CERN seeks €20B to build a bigger, faster, particle accelerator
The Future Circular Collider, if built, will be three times the size of the LHC
CERN wants to build a next-generation particle accelerator that could cost up to €20 billion.
The proposed Future Circular Collider (FCC) in Switzerland and France would have a circumference of over 90 kilometers and collide protons at energies of 100 teraelectronvolts (TeV), compared to the 14 TeV achieved by the lab's Large Hadron Collider (LHC). In a report to CERN's council, made up of representatives from the organization's 23 member states, officials detailed the FCC proposal, and sought approval for work to begin on the accelerator in the next five years.
Scientists supporting this ambitious project want to start building sooner rather than later so the FCC is ready to start operating when the LHC ends its experimental runs in the 2040s.
"The FCC will not only be a wonderful instrument to improve our understanding of fundamental laws of physics and of nature," CERN director general Fabiola Gianotti said during a Monday briefing. "It will also be a driver of innovation," she added, according to The Financial Times.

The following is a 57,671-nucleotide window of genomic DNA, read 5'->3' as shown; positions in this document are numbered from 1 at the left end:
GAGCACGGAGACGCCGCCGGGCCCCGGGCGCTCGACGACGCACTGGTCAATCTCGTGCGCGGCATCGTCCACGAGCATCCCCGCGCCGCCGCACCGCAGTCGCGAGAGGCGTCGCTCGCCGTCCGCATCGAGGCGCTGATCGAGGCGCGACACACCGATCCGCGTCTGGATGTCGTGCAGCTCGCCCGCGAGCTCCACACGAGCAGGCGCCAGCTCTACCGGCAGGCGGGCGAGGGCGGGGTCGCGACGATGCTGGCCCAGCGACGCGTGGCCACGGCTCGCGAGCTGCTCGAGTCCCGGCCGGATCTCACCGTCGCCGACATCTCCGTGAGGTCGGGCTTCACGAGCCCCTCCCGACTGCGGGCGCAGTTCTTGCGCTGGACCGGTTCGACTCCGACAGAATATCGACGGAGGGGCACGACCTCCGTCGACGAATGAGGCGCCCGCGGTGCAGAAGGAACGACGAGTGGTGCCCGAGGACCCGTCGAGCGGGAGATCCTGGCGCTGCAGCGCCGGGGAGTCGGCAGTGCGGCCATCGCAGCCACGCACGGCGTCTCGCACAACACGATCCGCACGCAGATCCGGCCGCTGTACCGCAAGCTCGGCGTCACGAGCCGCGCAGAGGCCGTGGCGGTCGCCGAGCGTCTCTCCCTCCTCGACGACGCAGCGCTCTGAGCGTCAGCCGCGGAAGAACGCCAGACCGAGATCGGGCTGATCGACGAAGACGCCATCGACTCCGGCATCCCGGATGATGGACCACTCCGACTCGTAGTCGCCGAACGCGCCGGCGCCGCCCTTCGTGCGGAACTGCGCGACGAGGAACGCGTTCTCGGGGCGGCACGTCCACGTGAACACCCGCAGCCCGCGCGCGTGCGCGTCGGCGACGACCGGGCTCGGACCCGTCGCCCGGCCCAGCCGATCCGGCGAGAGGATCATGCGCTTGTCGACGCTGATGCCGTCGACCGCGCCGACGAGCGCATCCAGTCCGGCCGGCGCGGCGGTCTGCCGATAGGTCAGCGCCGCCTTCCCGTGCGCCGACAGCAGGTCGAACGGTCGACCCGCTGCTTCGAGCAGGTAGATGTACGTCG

Not everyone is onboard with Gianotti's vision, however. Some experts believe the €20 billion (£17.1 billion, $21.5 billion) price tag does not represent value for money and that the funds could be spent more wisely on research that addresses diseases or climate change. Sir David King, a chemist and a former chief scientific advisor for the British government, called the project "reckless" in an interview.
"When the world is faced with threats from the climate emergency, would it not be wiser to channel these research funds into the endeavors to create a manageable future?" he asked the BBC.
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Others reckon the FCC is risky because it might not lead to any new breakthroughs. The LHC is best known for confirming theories that predicted the existence of the Higgs boson, a fundamental particle proposed in 1964 by a team of physicists. They came up with the idea of the Higgs field – a fundamental field that permeates all of space, and gives particles mass.
Scientists have performed further experiments following the confirmation of the Higgs boson in 2012, but haven't since achieved anything to compare with that finding, leading some to question whether it's worth plowing more resources into CERN.
Gianotti, however, believes new physics discoveries will only be revealed if subatomic particles are smashed together at higher speeds, which requires a larger and more powerful accelerator. Data collected from future experiments could map the properties of the Higgs boson to study how particles like electrons, muons, and quarks gained mass shortly after the Big Bang.
Learning more about dark matter is another hoped-for outcome. The FCC could rule out whether dark matter comes from a class of particles known as WIMPs (weakly interacting massive particles), according to physicists who support the €20B project. ®